The Fraunhofer Institute for Systems and Innovation Research ISI and the Austrian Institute of Technology AIT have published their analysis of the Future & Emerging Technologies (FET) part of Horizon202: Visionary and Collaborative Research in Europe. Pathways to impact of Use-inspired Basic Research. Their analysis of 224 FET Open and FET Proactive projects and ensuing bibliometric research shows high yield of the programme in terms of the number of publications, the standing of the journals, the number and breadth of citations (average citation rate of 6.1, higher than in physics). Comparing the high-risk FET research projects with venture capital projects which on average yield 10% of excellently performing projects, the comparable rate with FET projects was 19%. 83% of projects were assessed as ‘radically new’ and the (measured) impact on the economy and the (estimated) impact of society were also high.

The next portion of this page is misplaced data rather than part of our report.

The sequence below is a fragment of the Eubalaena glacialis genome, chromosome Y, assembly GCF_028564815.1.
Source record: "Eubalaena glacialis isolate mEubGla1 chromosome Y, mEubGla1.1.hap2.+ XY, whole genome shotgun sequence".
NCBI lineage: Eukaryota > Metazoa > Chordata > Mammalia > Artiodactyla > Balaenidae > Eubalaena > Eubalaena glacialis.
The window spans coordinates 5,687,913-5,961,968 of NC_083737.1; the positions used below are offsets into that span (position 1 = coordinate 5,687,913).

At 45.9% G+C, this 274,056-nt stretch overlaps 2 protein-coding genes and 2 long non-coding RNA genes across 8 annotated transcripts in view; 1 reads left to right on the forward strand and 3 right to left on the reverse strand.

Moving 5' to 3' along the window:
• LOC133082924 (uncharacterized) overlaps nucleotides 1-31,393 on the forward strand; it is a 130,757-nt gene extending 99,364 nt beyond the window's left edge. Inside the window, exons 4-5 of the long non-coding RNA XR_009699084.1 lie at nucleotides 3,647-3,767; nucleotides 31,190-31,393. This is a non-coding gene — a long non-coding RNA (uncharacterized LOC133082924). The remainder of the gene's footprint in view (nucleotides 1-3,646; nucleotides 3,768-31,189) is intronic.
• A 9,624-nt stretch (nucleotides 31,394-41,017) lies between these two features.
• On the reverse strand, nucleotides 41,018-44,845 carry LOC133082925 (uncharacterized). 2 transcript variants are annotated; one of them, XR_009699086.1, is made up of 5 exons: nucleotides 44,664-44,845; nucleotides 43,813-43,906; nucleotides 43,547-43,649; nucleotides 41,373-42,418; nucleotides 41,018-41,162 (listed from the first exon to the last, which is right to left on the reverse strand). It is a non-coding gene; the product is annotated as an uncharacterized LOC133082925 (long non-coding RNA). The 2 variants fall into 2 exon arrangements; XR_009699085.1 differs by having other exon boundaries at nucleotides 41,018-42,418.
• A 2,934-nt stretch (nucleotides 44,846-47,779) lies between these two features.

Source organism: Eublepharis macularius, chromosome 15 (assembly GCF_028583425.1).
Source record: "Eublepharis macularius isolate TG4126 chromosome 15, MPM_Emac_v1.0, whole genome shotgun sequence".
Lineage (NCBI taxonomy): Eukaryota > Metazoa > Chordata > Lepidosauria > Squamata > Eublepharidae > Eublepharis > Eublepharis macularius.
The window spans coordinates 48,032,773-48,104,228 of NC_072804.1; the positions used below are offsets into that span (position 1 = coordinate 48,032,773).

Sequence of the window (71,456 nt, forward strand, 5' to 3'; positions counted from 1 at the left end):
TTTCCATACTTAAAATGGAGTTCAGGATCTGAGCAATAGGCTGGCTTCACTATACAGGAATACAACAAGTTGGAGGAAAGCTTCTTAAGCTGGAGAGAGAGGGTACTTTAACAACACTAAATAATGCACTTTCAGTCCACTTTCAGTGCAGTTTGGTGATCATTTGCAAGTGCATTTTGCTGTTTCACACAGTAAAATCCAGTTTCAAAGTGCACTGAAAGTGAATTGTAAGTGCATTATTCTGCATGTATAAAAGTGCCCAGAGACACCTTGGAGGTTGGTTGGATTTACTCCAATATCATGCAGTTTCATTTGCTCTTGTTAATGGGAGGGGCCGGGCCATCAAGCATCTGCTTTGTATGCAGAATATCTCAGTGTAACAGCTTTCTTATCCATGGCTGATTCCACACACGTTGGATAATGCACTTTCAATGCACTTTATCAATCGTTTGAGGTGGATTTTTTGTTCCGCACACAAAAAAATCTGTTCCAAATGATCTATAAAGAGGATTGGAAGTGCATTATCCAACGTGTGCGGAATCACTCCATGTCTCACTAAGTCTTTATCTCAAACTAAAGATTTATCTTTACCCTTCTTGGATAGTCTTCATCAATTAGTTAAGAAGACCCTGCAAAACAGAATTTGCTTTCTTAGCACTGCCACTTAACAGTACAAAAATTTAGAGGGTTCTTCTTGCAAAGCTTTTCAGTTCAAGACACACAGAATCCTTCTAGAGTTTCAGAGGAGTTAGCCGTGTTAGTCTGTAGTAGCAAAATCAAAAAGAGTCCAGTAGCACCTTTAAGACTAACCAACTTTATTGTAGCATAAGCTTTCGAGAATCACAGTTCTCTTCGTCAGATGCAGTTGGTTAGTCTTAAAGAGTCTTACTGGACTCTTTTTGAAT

In my note of Newsletter 105, I suggested the following basic request from society to academically excellent research:
“We want your work to focus on some unsolved problem out there in the world, in society.
It is OK not to aim for short term results and not to define the results before you start.
It is not OK to choose the topic of your studies without any ambition to help solve real problems.”
The FET analysis underlines that ‘use-inspired’ research can be just as fundamental, just as novel and just as successful as purely curiosity-driven research. QED.